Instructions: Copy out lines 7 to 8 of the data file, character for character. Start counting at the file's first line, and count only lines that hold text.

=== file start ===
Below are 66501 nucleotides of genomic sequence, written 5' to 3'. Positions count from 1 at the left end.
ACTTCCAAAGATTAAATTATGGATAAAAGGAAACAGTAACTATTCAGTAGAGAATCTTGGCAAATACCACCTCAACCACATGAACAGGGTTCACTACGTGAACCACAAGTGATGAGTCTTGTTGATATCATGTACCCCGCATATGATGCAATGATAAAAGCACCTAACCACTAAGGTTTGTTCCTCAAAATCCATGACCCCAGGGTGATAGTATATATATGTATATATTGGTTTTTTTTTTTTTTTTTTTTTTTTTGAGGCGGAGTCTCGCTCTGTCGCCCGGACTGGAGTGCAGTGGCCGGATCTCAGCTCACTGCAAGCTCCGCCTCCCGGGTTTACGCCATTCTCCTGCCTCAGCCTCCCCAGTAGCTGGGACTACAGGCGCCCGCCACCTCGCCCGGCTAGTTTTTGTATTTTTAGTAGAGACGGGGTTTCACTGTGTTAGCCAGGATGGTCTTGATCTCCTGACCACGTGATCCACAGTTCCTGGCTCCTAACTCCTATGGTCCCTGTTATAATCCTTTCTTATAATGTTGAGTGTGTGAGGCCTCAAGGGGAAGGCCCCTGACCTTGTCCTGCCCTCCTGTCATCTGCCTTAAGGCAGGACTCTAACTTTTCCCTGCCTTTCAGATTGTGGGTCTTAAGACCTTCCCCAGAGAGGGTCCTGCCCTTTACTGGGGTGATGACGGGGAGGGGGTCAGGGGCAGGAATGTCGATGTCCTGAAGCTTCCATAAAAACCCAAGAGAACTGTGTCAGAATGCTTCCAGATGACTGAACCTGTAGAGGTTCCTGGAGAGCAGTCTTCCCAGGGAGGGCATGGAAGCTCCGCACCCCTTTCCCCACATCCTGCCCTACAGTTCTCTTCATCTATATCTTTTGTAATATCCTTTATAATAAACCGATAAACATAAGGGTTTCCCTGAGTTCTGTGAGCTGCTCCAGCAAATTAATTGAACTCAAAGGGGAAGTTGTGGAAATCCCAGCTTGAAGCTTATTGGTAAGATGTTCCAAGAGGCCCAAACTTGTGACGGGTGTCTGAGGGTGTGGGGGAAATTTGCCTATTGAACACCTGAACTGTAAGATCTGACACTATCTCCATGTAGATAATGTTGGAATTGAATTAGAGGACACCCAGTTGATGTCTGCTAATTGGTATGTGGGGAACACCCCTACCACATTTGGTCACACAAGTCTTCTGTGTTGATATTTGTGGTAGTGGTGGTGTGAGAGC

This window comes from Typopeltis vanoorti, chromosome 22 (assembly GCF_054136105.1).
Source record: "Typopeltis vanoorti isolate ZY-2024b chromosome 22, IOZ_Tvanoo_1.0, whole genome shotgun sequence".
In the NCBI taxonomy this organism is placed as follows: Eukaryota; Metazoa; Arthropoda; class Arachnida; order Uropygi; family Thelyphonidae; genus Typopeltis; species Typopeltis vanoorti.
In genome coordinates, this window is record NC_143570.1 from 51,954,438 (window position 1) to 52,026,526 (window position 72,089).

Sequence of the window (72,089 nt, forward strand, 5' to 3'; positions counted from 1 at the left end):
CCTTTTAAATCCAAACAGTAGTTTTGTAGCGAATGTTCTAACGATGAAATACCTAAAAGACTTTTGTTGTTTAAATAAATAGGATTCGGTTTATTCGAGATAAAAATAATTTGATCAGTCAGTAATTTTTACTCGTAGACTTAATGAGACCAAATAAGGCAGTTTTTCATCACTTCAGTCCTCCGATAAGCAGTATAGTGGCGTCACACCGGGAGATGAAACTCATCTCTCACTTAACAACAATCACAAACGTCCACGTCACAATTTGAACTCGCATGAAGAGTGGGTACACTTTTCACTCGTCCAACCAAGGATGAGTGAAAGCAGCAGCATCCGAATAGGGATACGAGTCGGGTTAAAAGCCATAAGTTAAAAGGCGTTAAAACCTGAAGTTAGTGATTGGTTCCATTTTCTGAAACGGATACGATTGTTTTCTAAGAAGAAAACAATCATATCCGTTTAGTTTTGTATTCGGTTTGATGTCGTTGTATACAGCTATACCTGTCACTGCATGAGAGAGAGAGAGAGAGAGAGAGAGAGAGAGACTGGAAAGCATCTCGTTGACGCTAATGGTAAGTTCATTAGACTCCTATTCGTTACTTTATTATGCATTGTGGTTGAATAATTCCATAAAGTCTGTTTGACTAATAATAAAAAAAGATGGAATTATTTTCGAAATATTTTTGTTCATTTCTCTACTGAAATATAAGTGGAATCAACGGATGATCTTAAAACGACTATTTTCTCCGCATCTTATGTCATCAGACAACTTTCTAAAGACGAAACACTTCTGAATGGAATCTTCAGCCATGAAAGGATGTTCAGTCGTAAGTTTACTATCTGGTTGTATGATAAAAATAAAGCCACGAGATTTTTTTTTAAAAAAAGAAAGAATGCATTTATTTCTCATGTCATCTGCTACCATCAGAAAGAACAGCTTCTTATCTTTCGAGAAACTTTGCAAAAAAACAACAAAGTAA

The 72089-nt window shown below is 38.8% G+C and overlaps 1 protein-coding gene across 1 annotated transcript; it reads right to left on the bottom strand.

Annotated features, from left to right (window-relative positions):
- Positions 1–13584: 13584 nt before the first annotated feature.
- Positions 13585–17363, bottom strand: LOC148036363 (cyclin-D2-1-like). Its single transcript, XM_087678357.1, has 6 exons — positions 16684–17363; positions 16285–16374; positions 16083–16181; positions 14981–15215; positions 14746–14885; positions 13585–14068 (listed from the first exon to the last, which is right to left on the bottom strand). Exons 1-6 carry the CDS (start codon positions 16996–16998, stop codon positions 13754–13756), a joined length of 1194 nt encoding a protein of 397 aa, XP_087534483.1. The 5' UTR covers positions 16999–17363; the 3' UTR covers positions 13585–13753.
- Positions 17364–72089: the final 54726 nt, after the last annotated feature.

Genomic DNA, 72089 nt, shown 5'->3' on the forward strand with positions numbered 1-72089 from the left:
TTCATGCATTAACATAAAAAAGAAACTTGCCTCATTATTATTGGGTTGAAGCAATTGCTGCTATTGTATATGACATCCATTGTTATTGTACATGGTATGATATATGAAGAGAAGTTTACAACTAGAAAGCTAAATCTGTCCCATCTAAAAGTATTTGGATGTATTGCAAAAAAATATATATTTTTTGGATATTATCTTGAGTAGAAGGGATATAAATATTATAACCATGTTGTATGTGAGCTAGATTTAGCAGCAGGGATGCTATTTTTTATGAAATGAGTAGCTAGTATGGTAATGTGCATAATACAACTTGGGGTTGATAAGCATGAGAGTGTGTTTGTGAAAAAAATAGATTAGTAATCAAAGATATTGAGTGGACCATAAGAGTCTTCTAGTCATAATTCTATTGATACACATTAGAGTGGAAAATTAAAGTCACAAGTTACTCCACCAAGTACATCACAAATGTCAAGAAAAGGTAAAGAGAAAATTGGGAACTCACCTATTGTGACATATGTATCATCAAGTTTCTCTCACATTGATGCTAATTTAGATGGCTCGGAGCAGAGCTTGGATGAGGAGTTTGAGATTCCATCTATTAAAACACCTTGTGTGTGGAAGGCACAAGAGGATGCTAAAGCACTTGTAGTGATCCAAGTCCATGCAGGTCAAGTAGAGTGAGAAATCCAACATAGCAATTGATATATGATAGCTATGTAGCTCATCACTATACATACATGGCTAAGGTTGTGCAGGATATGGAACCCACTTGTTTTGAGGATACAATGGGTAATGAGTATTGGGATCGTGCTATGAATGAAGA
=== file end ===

Sequence of the window (72,089 nt, forward strand, 5' to 3'; positions counted from 1 at the left end):
CCTTTTAAATCCAAACAGTAGTTTTGTAGCGAATGTTCTAACGATGAAATACCTAAAAGACTTTTGTTGTTTAAATAAATAGGATTCGGTTTATTCGAGATAAAAATAATTTGATCAGTCAGTAATTTTTACTCGTAGACTTAATGAGACCAAATAAGGCAGTTTTTCATCACTTCAGTCCTCCGATAAGCAGTATAGTGGCGTCACACCGGGAGATGAAACTCATCTCTCACTTAACAACAATCACAAACGTCCACGTCACAATTTGAACTCGCATGAAGAGTGGGTACACTTTTCACTCGTCCAACCAAGGATGAGTGAAAGCAGCAGCATCCGAATAGGGATACGAGTCGGGTTAAAAGCCATAAGTTAAAAGGCGTTAAAACCTGAAGTTAGTGATTGGTTCCATTTTCTGAAACGGATACGATTGTTTTCTAAGAAGAAAACAATCATATCCGTTTAGTTTTGTATTCGGTTTGATGTCGTTGTATACAGCTATACCTGTCACTGCATGAGAGAGAGAGAGAGAGAGAGAGAGAGAGAGACTGGAAAGCATCTCGTTGACGCTAATGGTAAGTTCATTAGACTCCTATTCGTTACTTTATTATGCATTGTGGTTGAATAATTCCATAAAGTCTGTTTGACTAATAATAAAAAAAGATGGAATTATTTTCGAAATATTTTTGTTCATTTCTCTACTGAAATATAAGTGGAATCAACGGATGATCTTAAAACGACTATTTTCTCCGCATCTTATGTCATCAGACAACTTTCTAAAGACGAAACACTTCTGAATGGAATCTTCAGCCATGAAAGGATGTTCAGTCGTAAGTTTACTATCTGGTTGTATGATAAAAATAAAGCCACGAGATTTTTTTTTAAAAAAAGAAAGAATGCATTTATTTCTCATGTCATCTGCTACCATCAGAAAGAACAGCTTCTTATCTTTCGAGAAACTTTGCAAAAAAACAACAAAGTAA